EEG monitor uses bi-spectral analysis to optimize anesthesia
By Lawrence H. Brown, Contributing Editor
Ten years ago, while he was studying biomedical engineering at Boston University (BU; Boston, MA), Nassib Chamoun became interested in applying bi-spectral analysis to medical functions. Chamoun applied the method to electroencephalogram (EEG) data and left BU to found Aspect Medical Systems (Natick, MA).
Aspect?s A1050, which has received FDA approval, interprets EEG data using bi-spectral analysis and displays a bi-spectral index (BIS index) that allows doctors to study the results of anesthesia in real time. Ranging from 0 to 100, an index between 60 and 100 represents consciousness, while values below 60 indicate various states of unconsciousness (see Fig. 1). Using the BIS index anesthesiologists get information that allows them to administer lighter doses of medication, enhancing the safety of patients and the efficiency of operations. Using the index, anesthetic dosage can be 25% less than is normally given, saving thousands of dollars in postoperative costs because wakeup times are faster. And, with a real-time view of the patient?s state of consciousness, dosage reactions and equipment irregularities can be seen clearly and quickly (see Fig. 2).
Most EEG analyzers use power spectral analysis to measure EEG signal amplitude as a function of frequency. But because power spectral analysis cannot measure relationships that exist among brain waves, only a linear interpretation of the waveforms from each side of the brain is possible. Bi-spectral analysis tracks changes in signals arising from linear and nonlinear changes in waveforms, and subtle changes in brain activity and medication dosage become highly quantifiable (see OBi-spectral analysis makes medication more manageable,O p. 18).
When designing the A1050, the Aspect team recognized the need for accurate digitization and real-time computation. To provide these features, a combination of custom signal converters and off-the shelf processors were married with a real-time operating system. In this way, Fourier and bi-spectral analysis of EEG waveforms could be computed and the resulting BIS index displayed in real time.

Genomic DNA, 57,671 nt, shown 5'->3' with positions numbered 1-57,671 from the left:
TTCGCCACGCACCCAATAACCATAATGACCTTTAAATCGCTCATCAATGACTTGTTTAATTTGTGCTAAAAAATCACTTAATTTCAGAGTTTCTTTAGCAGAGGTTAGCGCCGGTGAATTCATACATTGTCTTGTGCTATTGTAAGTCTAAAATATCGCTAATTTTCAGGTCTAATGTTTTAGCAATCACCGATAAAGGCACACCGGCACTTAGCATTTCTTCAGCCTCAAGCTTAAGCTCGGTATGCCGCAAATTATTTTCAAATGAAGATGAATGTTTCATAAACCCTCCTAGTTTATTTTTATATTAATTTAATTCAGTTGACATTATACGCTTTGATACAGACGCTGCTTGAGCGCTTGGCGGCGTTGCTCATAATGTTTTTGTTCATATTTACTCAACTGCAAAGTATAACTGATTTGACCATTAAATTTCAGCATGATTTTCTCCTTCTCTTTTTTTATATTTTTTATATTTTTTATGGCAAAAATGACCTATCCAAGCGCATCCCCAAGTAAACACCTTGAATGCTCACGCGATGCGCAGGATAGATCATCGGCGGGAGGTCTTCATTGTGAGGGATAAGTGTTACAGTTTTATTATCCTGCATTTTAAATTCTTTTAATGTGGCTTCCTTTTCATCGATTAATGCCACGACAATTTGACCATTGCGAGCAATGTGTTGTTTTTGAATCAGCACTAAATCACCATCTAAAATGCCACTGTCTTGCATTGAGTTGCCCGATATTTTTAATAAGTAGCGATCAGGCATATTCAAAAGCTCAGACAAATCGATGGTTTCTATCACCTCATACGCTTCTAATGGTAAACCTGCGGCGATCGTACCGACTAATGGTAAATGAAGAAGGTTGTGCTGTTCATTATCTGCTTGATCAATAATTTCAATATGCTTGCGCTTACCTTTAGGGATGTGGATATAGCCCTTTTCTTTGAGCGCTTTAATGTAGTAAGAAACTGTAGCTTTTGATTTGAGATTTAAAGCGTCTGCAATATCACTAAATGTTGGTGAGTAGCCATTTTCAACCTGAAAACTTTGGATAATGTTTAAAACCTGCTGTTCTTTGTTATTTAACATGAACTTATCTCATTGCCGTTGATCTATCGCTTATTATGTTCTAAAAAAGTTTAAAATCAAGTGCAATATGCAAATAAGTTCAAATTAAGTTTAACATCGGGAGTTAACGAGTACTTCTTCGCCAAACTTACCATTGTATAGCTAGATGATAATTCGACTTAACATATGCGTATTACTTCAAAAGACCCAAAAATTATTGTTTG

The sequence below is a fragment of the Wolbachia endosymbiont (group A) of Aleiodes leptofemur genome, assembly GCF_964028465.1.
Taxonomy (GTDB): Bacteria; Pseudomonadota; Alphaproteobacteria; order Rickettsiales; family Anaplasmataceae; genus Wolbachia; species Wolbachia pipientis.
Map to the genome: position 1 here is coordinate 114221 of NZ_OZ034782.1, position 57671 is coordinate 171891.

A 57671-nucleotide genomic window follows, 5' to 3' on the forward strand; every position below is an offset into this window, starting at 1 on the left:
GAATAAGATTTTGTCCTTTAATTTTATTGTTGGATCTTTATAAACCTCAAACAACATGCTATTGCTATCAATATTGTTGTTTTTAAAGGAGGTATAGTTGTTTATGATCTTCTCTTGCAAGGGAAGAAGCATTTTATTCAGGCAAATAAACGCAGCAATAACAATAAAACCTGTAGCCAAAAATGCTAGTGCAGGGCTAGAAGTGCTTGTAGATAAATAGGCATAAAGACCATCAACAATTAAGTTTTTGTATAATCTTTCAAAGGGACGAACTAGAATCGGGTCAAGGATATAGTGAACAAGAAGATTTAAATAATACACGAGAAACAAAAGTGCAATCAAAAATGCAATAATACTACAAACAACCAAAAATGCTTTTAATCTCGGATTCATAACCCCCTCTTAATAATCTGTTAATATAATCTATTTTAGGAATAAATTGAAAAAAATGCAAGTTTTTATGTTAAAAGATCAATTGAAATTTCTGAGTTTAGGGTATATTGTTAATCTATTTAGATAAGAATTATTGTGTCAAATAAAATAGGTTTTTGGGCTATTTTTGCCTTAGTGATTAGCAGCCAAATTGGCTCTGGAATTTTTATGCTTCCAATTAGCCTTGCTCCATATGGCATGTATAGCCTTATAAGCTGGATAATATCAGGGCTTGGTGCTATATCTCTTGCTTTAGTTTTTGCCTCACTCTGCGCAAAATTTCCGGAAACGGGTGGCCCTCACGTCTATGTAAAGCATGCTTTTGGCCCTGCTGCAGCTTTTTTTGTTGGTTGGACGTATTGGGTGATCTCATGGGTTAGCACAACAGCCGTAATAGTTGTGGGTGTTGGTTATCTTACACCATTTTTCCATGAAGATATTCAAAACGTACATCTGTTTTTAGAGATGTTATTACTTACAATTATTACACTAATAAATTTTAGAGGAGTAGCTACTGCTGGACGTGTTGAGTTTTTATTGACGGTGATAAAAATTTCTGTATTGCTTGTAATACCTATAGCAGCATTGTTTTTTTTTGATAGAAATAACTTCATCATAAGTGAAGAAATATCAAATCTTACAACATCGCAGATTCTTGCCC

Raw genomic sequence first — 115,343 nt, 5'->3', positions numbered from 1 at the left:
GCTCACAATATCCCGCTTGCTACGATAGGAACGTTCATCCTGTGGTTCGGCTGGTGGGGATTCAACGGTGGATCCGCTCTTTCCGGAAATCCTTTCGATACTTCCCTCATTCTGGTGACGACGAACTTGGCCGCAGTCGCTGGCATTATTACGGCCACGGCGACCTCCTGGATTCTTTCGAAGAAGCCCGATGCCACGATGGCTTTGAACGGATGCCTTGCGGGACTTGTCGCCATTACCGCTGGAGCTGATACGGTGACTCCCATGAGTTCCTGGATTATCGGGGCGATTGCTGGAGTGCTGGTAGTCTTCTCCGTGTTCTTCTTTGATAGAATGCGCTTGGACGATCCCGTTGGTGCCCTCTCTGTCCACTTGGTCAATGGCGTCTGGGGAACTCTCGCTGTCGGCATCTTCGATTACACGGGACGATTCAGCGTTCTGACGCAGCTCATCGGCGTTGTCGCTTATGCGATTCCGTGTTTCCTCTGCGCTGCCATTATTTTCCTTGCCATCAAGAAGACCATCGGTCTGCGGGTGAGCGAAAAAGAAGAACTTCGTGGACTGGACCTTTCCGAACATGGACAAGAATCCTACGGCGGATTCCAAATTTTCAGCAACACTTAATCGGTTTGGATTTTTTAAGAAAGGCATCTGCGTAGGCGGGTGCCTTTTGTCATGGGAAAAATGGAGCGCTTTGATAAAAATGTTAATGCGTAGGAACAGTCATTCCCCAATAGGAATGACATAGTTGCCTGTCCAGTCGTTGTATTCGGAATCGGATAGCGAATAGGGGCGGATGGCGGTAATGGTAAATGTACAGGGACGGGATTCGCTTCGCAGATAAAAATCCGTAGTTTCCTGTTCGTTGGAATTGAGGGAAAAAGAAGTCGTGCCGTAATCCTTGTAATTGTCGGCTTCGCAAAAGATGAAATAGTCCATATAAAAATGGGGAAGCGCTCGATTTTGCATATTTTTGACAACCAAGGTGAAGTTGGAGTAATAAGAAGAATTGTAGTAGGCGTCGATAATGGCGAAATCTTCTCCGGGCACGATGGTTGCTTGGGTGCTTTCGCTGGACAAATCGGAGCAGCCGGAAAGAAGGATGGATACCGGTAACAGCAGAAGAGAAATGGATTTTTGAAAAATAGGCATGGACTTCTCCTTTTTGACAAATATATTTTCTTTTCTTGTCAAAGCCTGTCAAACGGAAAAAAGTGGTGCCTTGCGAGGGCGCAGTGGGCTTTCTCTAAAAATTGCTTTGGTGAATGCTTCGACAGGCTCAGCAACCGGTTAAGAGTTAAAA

Reducing noise and distortion
To obtain a high signal-to noise ratio, EEG electrodes were designed as a self-adhering band and slotted for placement of pregelled, disposable electrodes. This reduced source impedance and helped match the impedances from the electrodes to the system. Attached to the electrodes is a signal converter that is clipped to a bedsheet or placed under a mattress. Digitizing the signal as close to the patient as possible minimizes extraneous interference from the patient to the converter and isolates the converter from the noise of the monitor?s digital signal processor (see Fig. 3).
Low noise and distortion were mandatory in rendering signals capable of computational analysis. OThe problems encountered in filtering noise and distortion are similar to those in the audio industry,O says John Shambroom, director of engineering. Using audio-industry models, he designed a sigma-delta network converter for EEG data acquisition. In operation, analog signals are digitized by this converter and multiplexed into a serial data stream, which outputs 1-bit samples at 16,384 samples/s.
The signal converter is attached to the system?s processor by a 20-ft
cable. This unit houses the CPU motherboard, video screen, and a